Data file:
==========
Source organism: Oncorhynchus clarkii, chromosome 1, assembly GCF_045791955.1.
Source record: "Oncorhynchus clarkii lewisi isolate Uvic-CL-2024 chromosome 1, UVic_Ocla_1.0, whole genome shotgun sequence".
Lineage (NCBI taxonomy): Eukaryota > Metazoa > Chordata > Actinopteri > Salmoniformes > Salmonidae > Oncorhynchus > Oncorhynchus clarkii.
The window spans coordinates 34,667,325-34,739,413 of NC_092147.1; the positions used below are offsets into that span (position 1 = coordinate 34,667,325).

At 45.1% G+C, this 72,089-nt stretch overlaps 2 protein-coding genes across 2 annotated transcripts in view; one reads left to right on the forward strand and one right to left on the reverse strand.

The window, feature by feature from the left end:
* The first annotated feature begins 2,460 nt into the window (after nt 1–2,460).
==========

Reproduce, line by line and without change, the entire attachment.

Source organism: Oncorhynchus clarkii, chromosome 1, assembly GCF_045791955.1.
Source record: "Oncorhynchus clarkii lewisi isolate Uvic-CL-2024 chromosome 1, UVic_Ocla_1.0, whole genome shotgun sequence".
Lineage (NCBI taxonomy): Eukaryota > Metazoa > Chordata > Actinopteri > Salmoniformes > Salmonidae > Oncorhynchus > Oncorhynchus clarkii.
The window spans coordinates 34,667,325-34,739,413 of NC_092147.1; the positions used below are offsets into that span (position 1 = coordinate 34,667,325).

At 45.1% G+C, this 72,089-nt stretch overlaps 2 protein-coding genes across 2 annotated transcripts in view; one reads left to right on the forward strand and one right to left on the reverse strand.

The window, feature by feature from the left end:
* The first annotated feature begins 2,460 nt into the window (after nt 1–2,460).